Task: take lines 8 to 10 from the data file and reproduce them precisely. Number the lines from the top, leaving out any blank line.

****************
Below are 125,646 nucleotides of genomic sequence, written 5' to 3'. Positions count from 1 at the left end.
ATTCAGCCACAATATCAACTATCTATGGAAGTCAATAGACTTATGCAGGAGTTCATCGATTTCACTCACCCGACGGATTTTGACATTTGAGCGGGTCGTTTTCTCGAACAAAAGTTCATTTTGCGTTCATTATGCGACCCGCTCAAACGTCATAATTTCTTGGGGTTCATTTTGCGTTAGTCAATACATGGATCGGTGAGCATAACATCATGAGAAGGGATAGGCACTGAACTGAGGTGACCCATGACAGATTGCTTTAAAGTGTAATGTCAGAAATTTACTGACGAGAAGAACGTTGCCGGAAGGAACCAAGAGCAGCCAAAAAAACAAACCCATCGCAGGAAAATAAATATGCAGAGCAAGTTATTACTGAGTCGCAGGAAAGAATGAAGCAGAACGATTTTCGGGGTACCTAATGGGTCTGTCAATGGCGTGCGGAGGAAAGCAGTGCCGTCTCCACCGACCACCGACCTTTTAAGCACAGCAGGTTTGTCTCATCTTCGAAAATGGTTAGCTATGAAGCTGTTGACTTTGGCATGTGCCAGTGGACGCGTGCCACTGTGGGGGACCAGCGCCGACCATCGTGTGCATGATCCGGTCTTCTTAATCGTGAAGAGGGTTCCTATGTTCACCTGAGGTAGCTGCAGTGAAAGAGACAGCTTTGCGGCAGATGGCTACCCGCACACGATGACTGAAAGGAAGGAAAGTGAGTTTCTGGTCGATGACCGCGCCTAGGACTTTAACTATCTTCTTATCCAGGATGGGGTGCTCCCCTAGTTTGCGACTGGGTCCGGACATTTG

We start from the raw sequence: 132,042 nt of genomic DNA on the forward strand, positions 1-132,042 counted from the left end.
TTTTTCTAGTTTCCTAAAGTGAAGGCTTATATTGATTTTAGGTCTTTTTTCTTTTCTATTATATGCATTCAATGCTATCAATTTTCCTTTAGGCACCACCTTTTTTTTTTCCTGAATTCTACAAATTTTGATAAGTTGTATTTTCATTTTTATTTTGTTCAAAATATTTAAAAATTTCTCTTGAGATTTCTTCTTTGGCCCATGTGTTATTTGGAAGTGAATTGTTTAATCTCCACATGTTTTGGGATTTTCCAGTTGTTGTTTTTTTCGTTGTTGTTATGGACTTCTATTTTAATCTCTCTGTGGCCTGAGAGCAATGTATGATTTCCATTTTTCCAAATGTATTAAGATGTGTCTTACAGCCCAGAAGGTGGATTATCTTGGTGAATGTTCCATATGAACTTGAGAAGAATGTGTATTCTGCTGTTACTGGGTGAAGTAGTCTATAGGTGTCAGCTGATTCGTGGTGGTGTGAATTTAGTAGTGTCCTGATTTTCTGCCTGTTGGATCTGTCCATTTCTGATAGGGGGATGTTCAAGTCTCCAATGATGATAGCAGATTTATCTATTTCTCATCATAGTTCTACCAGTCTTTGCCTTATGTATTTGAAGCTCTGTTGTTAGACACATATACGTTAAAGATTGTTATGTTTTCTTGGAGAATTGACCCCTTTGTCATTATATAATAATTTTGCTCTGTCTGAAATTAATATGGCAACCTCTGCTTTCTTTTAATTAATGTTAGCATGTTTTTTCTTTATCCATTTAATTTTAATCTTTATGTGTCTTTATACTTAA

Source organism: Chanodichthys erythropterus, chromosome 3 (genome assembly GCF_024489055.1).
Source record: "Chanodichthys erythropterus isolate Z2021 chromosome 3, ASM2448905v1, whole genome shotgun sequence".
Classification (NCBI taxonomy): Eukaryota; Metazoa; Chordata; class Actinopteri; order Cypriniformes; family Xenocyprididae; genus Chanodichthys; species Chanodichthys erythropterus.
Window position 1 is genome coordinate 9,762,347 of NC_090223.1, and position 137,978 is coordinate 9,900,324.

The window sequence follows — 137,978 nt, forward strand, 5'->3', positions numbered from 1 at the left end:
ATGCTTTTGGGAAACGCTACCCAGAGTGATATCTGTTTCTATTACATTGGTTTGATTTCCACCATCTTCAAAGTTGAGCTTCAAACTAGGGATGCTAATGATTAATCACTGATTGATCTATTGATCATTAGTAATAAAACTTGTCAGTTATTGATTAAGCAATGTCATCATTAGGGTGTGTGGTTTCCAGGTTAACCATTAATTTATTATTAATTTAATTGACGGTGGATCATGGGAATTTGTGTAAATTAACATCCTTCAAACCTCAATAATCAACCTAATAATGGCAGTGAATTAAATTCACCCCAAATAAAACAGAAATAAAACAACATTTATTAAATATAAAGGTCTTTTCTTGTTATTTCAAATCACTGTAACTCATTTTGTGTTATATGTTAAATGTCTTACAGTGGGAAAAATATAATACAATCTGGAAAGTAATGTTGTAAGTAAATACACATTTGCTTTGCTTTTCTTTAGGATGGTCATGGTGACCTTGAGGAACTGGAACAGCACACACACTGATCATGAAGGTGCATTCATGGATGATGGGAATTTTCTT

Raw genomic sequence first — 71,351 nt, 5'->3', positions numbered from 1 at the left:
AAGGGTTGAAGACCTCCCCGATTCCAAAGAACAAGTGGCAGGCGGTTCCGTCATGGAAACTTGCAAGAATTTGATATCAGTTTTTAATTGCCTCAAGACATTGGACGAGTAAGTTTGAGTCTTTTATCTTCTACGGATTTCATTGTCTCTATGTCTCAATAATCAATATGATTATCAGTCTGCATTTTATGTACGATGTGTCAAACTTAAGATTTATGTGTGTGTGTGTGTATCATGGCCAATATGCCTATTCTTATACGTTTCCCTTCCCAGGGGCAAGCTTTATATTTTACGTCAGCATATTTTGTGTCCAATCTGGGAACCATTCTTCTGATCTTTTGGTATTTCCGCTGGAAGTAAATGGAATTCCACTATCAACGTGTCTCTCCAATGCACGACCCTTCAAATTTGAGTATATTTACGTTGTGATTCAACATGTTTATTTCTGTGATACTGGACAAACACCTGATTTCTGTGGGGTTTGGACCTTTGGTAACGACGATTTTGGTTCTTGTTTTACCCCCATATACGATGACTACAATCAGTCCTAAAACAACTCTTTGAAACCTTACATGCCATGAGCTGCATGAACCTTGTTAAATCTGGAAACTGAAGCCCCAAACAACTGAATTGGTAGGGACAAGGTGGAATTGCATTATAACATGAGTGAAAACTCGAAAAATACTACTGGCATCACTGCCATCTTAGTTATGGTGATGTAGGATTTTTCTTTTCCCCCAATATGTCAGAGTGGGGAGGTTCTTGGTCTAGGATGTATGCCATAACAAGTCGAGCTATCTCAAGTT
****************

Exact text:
Window position 1 is genome coordinate 9,762,347 of NC_090223.1, and position 137,978 is coordinate 9,900,324.

The window sequence follows — 137,978 nt, forward strand, 5'->3', positions numbered from 1 at the left end:
ATGCTTTTGGGAAACGCTACCCAGAGTGATATCTGTTTCTATTACATTGGTTTGATTTCCACCATCTTCAAAGTTGAGCTTCAAACTAGGGATGCTAATGATTAATCACTGATTGATCTATTGATCATTAGTAATAAAACTTGTCAGTTATTGATTAAGCAATGTCATCATTAGGGTGTGTGGTTTCCAGGTTAACCATTAATTTATTATTAATTTAATTGACGGTGGATCATGGGAATTTGTGTAAATTAACATCCTTCAAACCTCAATAATCAACCTAATAATGGCAGTGAATTAAATTCACCCCAAATAAAACAGAAATAAAACAACATTTATTAAATATAAAGGTCTTTTCTTGTTATTTCAAATCACTGTAACTCATTTTGTGTTATATGTTAAATGTCTTACAGTGGGAAAAATATAATACAATCTGGAAAGTAATGTTGTAAGTAAATACACATTTGCTTTGCTTTTCTTTAGGATGGTCATGGTGACCTTGAGGAACTGGAACAGCACACACACTGATCATGAAGGTGCATTCATGGATGATGGGAATTTTCTT